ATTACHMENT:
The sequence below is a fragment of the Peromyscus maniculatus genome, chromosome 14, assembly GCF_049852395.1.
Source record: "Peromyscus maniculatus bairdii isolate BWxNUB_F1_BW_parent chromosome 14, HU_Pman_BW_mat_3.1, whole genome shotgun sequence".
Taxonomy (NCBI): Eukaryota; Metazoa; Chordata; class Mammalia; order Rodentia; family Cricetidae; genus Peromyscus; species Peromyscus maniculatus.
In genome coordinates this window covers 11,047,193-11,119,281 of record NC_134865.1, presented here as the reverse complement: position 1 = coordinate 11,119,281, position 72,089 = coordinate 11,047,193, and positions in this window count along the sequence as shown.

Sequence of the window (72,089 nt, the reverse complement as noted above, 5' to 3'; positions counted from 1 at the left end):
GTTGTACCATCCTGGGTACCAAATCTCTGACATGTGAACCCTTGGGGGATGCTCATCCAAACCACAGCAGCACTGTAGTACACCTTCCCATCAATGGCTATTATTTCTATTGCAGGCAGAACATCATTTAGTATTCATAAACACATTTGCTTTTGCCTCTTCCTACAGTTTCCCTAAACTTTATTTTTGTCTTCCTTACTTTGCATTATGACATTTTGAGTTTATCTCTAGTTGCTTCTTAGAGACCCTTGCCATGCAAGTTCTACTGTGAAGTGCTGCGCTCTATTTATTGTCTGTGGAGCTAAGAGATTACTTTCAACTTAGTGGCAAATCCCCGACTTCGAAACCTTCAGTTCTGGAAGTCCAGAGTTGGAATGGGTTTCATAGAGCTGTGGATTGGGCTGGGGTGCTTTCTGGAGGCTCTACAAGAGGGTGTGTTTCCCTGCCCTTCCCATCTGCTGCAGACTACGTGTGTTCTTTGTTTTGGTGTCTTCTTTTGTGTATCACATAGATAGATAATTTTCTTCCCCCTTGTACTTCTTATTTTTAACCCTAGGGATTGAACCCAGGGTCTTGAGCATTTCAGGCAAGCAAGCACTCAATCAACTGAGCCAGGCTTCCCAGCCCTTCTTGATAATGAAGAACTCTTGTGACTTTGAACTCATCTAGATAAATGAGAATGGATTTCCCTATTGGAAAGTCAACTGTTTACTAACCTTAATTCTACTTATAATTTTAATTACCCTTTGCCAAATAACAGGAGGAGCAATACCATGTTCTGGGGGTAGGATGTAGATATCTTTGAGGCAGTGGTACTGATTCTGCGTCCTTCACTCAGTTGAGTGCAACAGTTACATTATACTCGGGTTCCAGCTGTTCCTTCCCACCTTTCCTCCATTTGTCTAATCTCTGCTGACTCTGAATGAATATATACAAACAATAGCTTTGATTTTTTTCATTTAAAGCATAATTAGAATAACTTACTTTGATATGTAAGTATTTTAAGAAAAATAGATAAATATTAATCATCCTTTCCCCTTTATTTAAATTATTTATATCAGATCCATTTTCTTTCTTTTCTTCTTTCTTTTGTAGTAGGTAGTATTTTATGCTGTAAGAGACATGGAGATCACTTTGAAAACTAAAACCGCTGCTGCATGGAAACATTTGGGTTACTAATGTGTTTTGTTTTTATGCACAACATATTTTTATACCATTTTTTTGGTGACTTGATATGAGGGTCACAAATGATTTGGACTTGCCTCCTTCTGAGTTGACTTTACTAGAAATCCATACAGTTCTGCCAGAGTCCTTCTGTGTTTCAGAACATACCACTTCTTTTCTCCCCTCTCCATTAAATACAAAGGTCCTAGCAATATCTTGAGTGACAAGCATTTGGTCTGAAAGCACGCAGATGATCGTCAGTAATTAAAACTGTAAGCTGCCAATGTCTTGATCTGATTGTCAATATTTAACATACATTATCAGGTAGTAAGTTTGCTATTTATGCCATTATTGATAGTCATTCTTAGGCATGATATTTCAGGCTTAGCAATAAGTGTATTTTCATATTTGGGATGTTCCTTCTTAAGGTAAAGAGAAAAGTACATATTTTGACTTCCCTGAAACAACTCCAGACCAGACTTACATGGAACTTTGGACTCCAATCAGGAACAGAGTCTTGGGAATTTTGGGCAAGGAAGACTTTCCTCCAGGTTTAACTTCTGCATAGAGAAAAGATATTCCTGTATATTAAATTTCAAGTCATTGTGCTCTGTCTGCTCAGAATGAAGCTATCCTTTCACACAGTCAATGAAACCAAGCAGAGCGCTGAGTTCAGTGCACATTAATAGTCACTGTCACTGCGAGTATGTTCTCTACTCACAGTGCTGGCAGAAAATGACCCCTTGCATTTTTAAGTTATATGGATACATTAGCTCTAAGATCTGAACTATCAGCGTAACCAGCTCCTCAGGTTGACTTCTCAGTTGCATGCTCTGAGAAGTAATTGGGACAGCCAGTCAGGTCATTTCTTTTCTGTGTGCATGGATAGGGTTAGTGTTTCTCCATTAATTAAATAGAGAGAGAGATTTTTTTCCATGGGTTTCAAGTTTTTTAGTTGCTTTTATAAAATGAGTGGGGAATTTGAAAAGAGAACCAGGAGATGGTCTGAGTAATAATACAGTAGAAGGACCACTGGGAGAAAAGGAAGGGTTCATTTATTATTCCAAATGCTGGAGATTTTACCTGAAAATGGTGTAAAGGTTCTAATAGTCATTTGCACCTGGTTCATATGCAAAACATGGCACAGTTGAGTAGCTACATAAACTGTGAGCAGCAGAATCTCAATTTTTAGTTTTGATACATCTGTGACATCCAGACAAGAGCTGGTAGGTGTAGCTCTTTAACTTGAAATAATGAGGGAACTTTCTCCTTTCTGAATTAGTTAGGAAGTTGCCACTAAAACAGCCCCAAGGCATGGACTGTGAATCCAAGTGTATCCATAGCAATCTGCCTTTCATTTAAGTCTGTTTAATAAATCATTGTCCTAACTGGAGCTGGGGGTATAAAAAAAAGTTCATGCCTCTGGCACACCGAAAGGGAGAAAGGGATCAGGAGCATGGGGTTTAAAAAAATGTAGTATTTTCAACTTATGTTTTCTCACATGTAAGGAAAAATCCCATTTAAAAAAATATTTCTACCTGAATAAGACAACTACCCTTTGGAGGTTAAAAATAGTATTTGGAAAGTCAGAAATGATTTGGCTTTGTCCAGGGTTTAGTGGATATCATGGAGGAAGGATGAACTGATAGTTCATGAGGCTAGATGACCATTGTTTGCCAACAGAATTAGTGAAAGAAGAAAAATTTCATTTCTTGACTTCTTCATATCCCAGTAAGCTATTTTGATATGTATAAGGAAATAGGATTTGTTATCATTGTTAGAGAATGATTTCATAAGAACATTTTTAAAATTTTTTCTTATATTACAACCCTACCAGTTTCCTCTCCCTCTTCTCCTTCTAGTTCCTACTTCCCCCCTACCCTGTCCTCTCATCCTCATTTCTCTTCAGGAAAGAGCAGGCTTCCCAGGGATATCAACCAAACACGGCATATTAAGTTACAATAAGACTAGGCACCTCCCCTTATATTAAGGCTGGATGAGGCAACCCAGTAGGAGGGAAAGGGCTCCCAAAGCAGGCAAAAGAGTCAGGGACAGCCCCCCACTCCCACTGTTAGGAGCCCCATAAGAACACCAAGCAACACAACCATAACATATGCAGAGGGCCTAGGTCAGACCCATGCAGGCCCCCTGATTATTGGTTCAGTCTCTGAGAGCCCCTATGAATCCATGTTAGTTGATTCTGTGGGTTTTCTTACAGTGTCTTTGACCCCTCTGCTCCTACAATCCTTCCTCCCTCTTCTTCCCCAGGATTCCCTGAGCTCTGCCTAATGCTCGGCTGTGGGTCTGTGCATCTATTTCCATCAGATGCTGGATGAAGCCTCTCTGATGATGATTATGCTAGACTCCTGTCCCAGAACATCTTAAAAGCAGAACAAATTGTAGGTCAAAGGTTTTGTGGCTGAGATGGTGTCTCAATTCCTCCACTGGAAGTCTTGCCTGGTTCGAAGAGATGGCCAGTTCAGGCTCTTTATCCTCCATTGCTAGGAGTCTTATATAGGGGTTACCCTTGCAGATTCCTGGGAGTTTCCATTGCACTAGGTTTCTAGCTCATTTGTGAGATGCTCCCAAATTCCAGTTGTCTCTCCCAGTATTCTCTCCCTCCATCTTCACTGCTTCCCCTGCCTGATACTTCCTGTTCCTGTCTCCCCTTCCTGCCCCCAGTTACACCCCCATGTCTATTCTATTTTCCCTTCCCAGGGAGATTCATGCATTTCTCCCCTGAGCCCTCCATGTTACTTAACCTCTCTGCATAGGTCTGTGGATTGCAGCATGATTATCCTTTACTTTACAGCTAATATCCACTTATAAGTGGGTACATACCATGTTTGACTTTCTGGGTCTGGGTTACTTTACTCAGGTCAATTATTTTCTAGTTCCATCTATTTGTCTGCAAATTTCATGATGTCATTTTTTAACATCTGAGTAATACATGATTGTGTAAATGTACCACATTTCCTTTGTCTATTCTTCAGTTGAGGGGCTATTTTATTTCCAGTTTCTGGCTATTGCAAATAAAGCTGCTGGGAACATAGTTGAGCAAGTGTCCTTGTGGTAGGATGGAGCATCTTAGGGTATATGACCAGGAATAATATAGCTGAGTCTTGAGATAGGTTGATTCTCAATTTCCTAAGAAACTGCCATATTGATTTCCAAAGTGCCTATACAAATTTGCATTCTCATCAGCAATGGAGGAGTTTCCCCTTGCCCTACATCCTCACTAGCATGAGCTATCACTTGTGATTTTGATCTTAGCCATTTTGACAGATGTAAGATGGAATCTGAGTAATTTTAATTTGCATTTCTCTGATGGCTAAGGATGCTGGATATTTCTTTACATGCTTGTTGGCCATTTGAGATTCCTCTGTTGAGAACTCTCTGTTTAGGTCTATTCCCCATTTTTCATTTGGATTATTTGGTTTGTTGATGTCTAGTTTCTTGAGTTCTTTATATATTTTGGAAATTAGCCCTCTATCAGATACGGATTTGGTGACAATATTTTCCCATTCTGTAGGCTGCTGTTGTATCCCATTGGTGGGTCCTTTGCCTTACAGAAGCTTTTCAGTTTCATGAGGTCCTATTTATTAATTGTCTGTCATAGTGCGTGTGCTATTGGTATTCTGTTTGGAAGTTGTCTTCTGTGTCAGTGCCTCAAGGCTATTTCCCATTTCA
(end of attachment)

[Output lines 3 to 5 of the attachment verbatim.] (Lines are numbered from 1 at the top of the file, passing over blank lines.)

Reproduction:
Taxonomy (NCBI): Eukaryota; Metazoa; Chordata; class Mammalia; order Rodentia; family Cricetidae; genus Peromyscus; species Peromyscus maniculatus.
In genome coordinates this window covers 11,047,193-11,119,281 of record NC_134865.1, presented here as the reverse complement: position 1 = coordinate 11,119,281, position 72,089 = coordinate 11,047,193, and positions in this window count along the sequence as shown.

Sequence of the window (72,089 nt, the reverse complement as noted above, 5' to 3'; positions counted from 1 at the left end):